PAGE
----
Summary: The Seed is the same it is the Soil that describes us, which soil am i? which soil do i want to be?
The Parable of the Sower
Matthew 13.1-9; 18-23
This morning we begin a sermon series on parables told by Christ Jesus in Matthew’s gospel. Some of the parable will be very familiar to us all but we should not allow that familiarity to close our minds to hearing God speak to us again through His Word. Most of you will have heard a parable described as ‘an earthly story with a heavenly (or spiritual) meaning.’ That is a simple definition of a parable. A parable is also a comparison of two subjects for the purpose of teaching. It usually proceeds from the known to the unknown in order to teach something spiritual. There is generally, but not universally, one salient point to the parable. A parable holds the attention of the hearer, enables them to see themselves and whilst dealing with something well known adds a twist which fascinates and makes the hearer reflect.
Why did Jesus teach in parables? Well if you look at verse 1 of chapter 13 we see that He has moved from teaching in the synagogue to teaching in the open air, by the seashore. This move is significant in Matthew’s gospel. Having been rejected by the religious leaders of the day He moves now out into the open air and addresses the crowds of common people. By telling parable He holds their attention, to fascinate without alienating them. Secondly if you look at verse 35 you will see that they are an instrument of revelation but only for those to whom it is given to see (verses 11, 16-17). The parable revealed truth to those who were hungry to receive it but concealed it from those who were too lazy to seek its meaning. Verse 12 tells us that the law of atrophy is at work amongst the hearers of the parable – if you don’t use the muscle it withers and dies, the same is true spiritually of Jesus’ hearers and of ourselves. The parables bring light to those who look for it but for those content in the darkness, it intensifies that darkness. Thirdly, the parables are a spur towards decision. The kingdom of God cannot be understood from outside. 1 Corinthians 2 verses 14 – read. Finally the reason Matthew groups parables together is to clarify them and to make it simple to understand them. For example these parables in chapter 13 mark the hinge upon which the whole gospel of Matthew turns, from this point on Jesus leaves Galilee and turns towards Jerusalem and the cross. As people hear these parables they are challenged to see where they stand in relation to the kingdom of God which Christ brings. Put another way they ask ‘What will you do with Jesus?’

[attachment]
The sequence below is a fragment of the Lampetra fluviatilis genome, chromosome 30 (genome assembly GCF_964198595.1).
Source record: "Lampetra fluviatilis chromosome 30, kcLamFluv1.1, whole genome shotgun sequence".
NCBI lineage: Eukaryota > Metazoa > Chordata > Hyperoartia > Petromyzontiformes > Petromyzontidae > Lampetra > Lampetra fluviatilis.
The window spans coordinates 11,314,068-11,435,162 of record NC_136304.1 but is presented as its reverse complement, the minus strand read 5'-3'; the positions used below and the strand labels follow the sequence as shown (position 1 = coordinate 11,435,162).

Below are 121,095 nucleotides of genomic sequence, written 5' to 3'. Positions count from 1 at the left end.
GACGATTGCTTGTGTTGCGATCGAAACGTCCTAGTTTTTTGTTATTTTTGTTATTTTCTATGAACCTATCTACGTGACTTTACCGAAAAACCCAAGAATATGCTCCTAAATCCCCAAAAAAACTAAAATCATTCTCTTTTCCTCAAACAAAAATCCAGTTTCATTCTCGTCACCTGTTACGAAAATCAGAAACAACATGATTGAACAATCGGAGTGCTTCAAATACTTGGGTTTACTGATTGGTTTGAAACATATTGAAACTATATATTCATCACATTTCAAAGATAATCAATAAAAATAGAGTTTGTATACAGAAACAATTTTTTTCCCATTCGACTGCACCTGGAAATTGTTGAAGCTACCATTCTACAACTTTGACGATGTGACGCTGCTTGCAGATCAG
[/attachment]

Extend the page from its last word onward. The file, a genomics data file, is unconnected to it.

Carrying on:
Verses 1-3 The parable begins with Christ using a familiar everyday sight – the farmer sowing seed in a field. The seed which ‘the farmer’ sows is able to transform the soil. The seed is the Word of God proclaimed by the Sower of God. The kingdom of God comes when the seed and the soil come together. And the kingdom comes in to a life where the seed takes root and begins to germinate and shoot.
Verses 4, 19 – The Shallow Soil/Seed. The fields of Galilee, like today, would be unfenced with many paths running through them. The paths would have been rock hard with the countless feet, hooves of animals and cartwheels travelling over them. Jesus uses the imagery of a hard path which the seed finds impossible to penetrate and hungry birds which come to snatch it away as illustrations of how some hear the word of God but do not digest it, understand it or appropriate it in their lives. They are very vulnerable to losing it all as the devil comes quickly into such a heart and snatches it all away. Hebrews 4.2 tells us that for the seed to be effectual it must not only be heard but also combined with faith. The seed planted on to a hard heart that does not receive it with faith is easily snatched away and bears no fruit at all. It comes to nothing. Ask yourself this morning: Has the seed (the word of God) bounced off me like a seed bouncing off a hard path? C S Lewis in the Screwtape Letters writes of such an account of a man who was beginning down the path to belief in Christ and how easily he was distracted by hunger and the news headlines on a billboard. We are easily distracted from the word of God when our hearts have been trampled hard by sin. You see the word which is only heard and not acted upon is easy prey for satan to snatch away. The path is part of the field and it is even made up of the same soil – except it has been packed hard and made impenetrable. The seed lands on it, it is close enough to the Sower for that to happen, but to no avail because it is not prepared to receive the seed. Quickly satan comes and snatches it away before it can penetrate any openings in the path’s surface.